chaunabrocht

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  • in reply to: Overwhelmed and Exhausted Single Mom of 5 yr old with ADHD #75277
    chaunabrocht
    Participant

    I have been exactly where you are, asking for help prior to K, but then the problems really escalated after K, with my daughter being sent home repeatedly for the same aggressive behaviors. Each kids is different, but here is what worked for us. We threw a ton of money at the problem, but my philosophy is that she isn’t going to college if we can’t get through the early years of school, so we spent college savings. Also, you are a good mom for trying so hard to figure this out and you will get through this!

    1) Behavioral psychologist was key. It was hard core and a lot of work but was worth it.
    2) Find out your rights. We found a disability advocacy agency. They had free workshops re: legal rights but then we paid them to attend the 504 and IEP meetings with us. The school was more cooperative after that. You could also hire an attorney. I know you probably don’t feel like you have money for this but it is worth it.
    3) Our school provided a one on one aid for her who followed the plan set out by the behavioral psychologist. It was a struggle to get everyone on the same page, and we went through 2 aides before we found the right one, but it was great once it worked. She could be in a regular classroom and the school was great about incorporating her aid into the classroom so she wasn’t singled out. She recently “graduated” from her aid.
    4) Medication was also a life saver. We waited a long time to see a developmental pediatrician but it was worth it for the right medications.
    5) We also did diets and vitamins. We went to a complementary medicine doctor, which was covered by our insurance, although some of the tests were not. You could google “complementary medicine” or “integrative medicine” to see what is in your area, or hire a nutritionist. I think the right combination of diet and vitamin probably varies by each kid. But for sure, no artificial dies or colors. Those are real triggers for all kids with ADHD, I believe
    6) She is doing so much better now but struggles with reading. We recently had her evaluated by a developmental optometrist who said she has convergence issues that are making it hard for her to read. That might be why she freaked out at kindergarten when she was expected to read.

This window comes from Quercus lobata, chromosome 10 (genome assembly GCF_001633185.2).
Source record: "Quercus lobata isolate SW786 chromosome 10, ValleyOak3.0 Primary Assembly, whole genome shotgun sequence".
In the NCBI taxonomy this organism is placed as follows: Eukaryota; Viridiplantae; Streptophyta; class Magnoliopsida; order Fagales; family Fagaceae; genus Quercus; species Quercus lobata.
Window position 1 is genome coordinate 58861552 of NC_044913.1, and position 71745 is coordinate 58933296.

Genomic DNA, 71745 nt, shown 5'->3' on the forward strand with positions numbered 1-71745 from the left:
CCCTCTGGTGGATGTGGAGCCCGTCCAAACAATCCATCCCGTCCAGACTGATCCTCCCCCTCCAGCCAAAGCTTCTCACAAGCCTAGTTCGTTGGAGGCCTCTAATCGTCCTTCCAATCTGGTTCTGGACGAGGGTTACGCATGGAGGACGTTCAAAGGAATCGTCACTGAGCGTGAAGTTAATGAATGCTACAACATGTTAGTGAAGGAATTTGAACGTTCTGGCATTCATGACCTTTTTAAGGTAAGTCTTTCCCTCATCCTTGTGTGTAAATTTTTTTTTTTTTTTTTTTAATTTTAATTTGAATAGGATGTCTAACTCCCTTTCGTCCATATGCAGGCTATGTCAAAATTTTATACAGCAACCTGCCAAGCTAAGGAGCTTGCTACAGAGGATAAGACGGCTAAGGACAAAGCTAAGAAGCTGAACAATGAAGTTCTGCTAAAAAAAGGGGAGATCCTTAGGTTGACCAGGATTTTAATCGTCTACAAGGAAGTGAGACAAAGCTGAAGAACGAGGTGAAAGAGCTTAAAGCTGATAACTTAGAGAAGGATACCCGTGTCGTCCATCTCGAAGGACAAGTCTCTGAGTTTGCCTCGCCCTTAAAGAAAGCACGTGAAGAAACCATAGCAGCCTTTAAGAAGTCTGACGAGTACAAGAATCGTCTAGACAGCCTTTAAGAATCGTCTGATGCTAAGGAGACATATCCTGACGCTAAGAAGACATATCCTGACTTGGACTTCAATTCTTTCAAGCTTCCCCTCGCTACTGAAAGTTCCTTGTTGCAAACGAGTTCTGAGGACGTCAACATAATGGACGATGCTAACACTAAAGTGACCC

It is a lot but I would start at 1 and 2 and move on from there. It might be a difficult few years but you both will get through it!

    in reply to: The Workplace and ADHD #75266
    chaunabrocht
    Participant

    From my experience as a manager, I think you should explore talking directly to your HR department (since you already told your boss you have ADHD, your manager not knowing is not an option at this point). Most HR departments want to avoid discrimination cases and will be more likely to work with you re: accommodations than will your manager. Best of luck to you.

    in reply to: Help with Sleep #69576
    chaunabrocht
    Participant

    I’m late in responding, but I wanted to add that a bath is an important part of the night time routine. You can bribe him with privileges if necessary. We were told that the best way to absorb magnesium is through epsom salt baths. We do an epsom salt + organic lavender bubble bath for our 7 year old daughter every night and she now sleeps through the night almost every night. We had the same struggles for years as well. It worked so well that I started using the epsom salt and lavender in a nightly bath for myself and it cured my insomnia that I had for 15 years!

    I would also see a nutritionist. Diet plays an important role for our daughter. We avoid all artificial flavors and colors as much as we can (unless other people give her candy, which happens!). We can see a huge difference when she has something she shouldn’t!

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